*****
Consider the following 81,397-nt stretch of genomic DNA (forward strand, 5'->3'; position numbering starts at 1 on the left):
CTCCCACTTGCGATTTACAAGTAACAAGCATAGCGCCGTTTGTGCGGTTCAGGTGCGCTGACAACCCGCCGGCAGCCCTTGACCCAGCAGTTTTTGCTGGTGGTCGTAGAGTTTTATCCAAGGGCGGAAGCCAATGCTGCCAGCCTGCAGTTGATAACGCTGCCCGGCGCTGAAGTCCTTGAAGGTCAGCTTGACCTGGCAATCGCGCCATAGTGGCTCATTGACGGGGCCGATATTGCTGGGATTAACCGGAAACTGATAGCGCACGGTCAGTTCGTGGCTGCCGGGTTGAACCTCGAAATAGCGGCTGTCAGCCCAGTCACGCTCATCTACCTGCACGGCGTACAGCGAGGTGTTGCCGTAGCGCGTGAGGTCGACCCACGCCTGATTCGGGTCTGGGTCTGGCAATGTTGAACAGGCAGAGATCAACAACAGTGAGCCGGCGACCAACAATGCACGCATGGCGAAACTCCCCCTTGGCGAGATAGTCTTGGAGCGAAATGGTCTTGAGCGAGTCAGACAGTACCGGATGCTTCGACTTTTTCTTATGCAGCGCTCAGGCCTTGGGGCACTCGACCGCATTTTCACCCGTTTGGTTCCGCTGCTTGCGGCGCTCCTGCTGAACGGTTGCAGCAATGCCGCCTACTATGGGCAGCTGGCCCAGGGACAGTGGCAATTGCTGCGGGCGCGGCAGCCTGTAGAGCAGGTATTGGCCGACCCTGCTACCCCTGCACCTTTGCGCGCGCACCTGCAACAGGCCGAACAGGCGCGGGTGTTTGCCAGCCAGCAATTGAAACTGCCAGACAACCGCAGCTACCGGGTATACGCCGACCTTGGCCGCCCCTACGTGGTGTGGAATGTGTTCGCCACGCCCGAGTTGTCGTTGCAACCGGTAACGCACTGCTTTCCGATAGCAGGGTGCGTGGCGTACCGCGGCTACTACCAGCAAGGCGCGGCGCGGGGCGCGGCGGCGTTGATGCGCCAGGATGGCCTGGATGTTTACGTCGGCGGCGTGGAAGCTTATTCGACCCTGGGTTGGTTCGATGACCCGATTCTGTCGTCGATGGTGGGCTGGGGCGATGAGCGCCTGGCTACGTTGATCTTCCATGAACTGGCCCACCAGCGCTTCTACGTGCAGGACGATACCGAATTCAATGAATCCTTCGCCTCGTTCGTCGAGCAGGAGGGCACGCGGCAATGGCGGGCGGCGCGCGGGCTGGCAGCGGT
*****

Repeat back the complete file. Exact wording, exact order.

Consider the following 81,397-nt stretch of genomic DNA (forward strand, 5'->3'; position numbering starts at 1 on the left):
CTCCCACTTGCGATTTACAAGTAACAAGCATAGCGCCGTTTGTGCGGTTCAGGTGCGCTGACAACCCGCCGGCAGCCCTTGACCCAGCAGTTTTTGCTGGTGGTCGTAGAGTTTTATCCAAGGGCGGAAGCCAATGCTGCCAGCCTGCAGTTGATAACGCTGCCCGGCGCTGAAGTCCTTGAAGGTCAGCTTGACCTGGCAATCGCGCCATAGTGGCTCATTGACGGGGCCGATATTGCTGGGATTAACCGGAAACTGATAGCGCACGGTCAGTTCGTGGCTGCCGGGTTGAACCTCGAAATAGCGGCTGTCAGCCCAGTCACGCTCATCTACCTGCACGGCGTACAGCGAGGTGTTGCCGTAGCGCGTGAGGTCGACCCACGCCTGATTCGGGTCTGGGTCTGGCAATGTTGAACAGGCAGAGATCAACAACAGTGAGCCGGCGACCAACAATGCACGCATGGCGAAACTCCCCCTTGGCGAGATAGTCTTGGAGCGAAATGGTCTTGAGCGAGTCAGACAGTACCGGATGCTTCGACTTTTTCTTATGCAGCGCTCAGGCCTTGGGGCACTCGACCGCATTTTCACCCGTTTGGTTCCGCTGCTTGCGGCGCTCCTGCTGAACGGTTGCAGCAATGCCGCCTACTATGGGCAGCTGGCCCAGGGACAGTGGCAATTGCTGCGGGCGCGGCAGCCTGTAGAGCAGGTATTGGCCGACCCTGCTACCCCTGCACCTTTGCGCGCGCACCTGCAACAGGCCGAACAGGCGCGGGTGTTTGCCAGCCAGCAATTGAAACTGCCAGACAACCGCAGCTACCGGGTATACGCCGACCTTGGCCGCCCCTACGTGGTGTGGAATGTGTTCGCCACGCCCGAGTTGTCGTTGCAACCGGTAACGCACTGCTTTCCGATAGCAGGGTGCGTGGCGTACCGCGGCTACTACCAGCAAGGCGCGGCGCGGGGCGCGGCGGCGTTGATGCGCCAGGATGGCCTGGATGTTTACGTCGGCGGCGTGGAAGCTTATTCGACCCTGGGTTGGTTCGATGACCCGATTCTGTCGTCGATGGTGGGCTGGGGCGATGAGCGCCTGGCTACGTTGATCTTCCATGAACTGGCCCACCAGCGCTTCTACGTGCAGGACGATACCGAATTCAATGAATCCTTCGCCTCGTTCGTCGAGCAGGAGGGCACGCGGCAATGGCGGGCGGCGCGCGGGCTGGCAGCGGT